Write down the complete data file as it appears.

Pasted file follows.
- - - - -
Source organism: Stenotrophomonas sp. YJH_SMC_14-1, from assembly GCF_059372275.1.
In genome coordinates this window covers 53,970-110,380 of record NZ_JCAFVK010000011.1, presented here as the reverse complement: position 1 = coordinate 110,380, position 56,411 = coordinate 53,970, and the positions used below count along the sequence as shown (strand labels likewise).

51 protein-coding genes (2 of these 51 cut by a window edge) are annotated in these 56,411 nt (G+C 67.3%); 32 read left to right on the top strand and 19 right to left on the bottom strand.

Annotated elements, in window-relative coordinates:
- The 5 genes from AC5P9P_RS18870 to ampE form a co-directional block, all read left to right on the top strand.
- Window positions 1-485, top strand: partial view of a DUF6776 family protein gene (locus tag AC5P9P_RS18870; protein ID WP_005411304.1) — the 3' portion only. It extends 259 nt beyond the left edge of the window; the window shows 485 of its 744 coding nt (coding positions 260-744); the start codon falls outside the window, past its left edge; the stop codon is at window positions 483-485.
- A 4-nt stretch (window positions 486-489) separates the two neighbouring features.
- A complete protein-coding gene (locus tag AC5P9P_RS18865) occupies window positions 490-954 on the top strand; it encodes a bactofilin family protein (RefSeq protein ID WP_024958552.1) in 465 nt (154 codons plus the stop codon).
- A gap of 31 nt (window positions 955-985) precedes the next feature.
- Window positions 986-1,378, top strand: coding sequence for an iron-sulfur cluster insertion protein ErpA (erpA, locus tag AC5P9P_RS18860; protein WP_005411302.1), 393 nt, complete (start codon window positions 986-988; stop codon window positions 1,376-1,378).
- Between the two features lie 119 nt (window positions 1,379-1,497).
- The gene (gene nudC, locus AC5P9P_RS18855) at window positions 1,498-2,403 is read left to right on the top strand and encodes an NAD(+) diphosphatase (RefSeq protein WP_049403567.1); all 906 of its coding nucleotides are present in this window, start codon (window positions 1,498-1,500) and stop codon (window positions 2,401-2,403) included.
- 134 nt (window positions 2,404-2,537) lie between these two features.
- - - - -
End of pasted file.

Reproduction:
Source organism: Stenotrophomonas sp. YJH_SMC_14-1, from assembly GCF_059372275.1.
In genome coordinates this window covers 53,970-110,380 of record NZ_JCAFVK010000011.1, presented here as the reverse complement: position 1 = coordinate 110,380, position 56,411 = coordinate 53,970, and the positions used below count along the sequence as shown (strand labels likewise).

51 protein-coding genes (2 of these 51 cut by a window edge) are annotated in these 56,411 nt (G+C 67.3%); 32 read left to right on the top strand and 19 right to left on the bottom strand.

Annotated elements, in window-relative coordinates:
- The 5 genes from AC5P9P_RS18870 to ampE form a co-directional block, all read left to right on the top strand.
- Window positions 1-485, top strand: partial view of a DUF6776 family protein gene (locus tag AC5P9P_RS18870; protein ID WP_005411304.1) — the 3' portion only. It extends 259 nt beyond the left edge of the window; the window shows 485 of its 744 coding nt (coding positions 260-744); the start codon falls outside the window, past its left edge; the stop codon is at window positions 483-485.
- A 4-nt stretch (window positions 486-489) separates the two neighbouring features.
- A complete protein-coding gene (locus tag AC5P9P_RS18865) occupies window positions 490-954 on the top strand; it encodes a bactofilin family protein (RefSeq protein ID WP_024958552.1) in 465 nt (154 codons plus the stop codon).
- A gap of 31 nt (window positions 955-985) precedes the next feature.
- Window positions 986-1,378, top strand: coding sequence for an iron-sulfur cluster insertion protein ErpA (erpA, locus tag AC5P9P_RS18860; protein WP_005411302.1), 393 nt, complete (start codon window positions 986-988; stop codon window positions 1,376-1,378).
- Between the two features lie 119 nt (window positions 1,379-1,497).
- The gene (gene nudC, locus AC5P9P_RS18855) at window positions 1,498-2,403 is read left to right on the top strand and encodes an NAD(+) diphosphatase (RefSeq protein WP_049403567.1); all 906 of its coding nucleotides are present in this window, start codon (window positions 1,498-1,500) and stop codon (window positions 2,401-2,403) included.
- 134 nt (window positions 2,404-2,537) lie between these two features.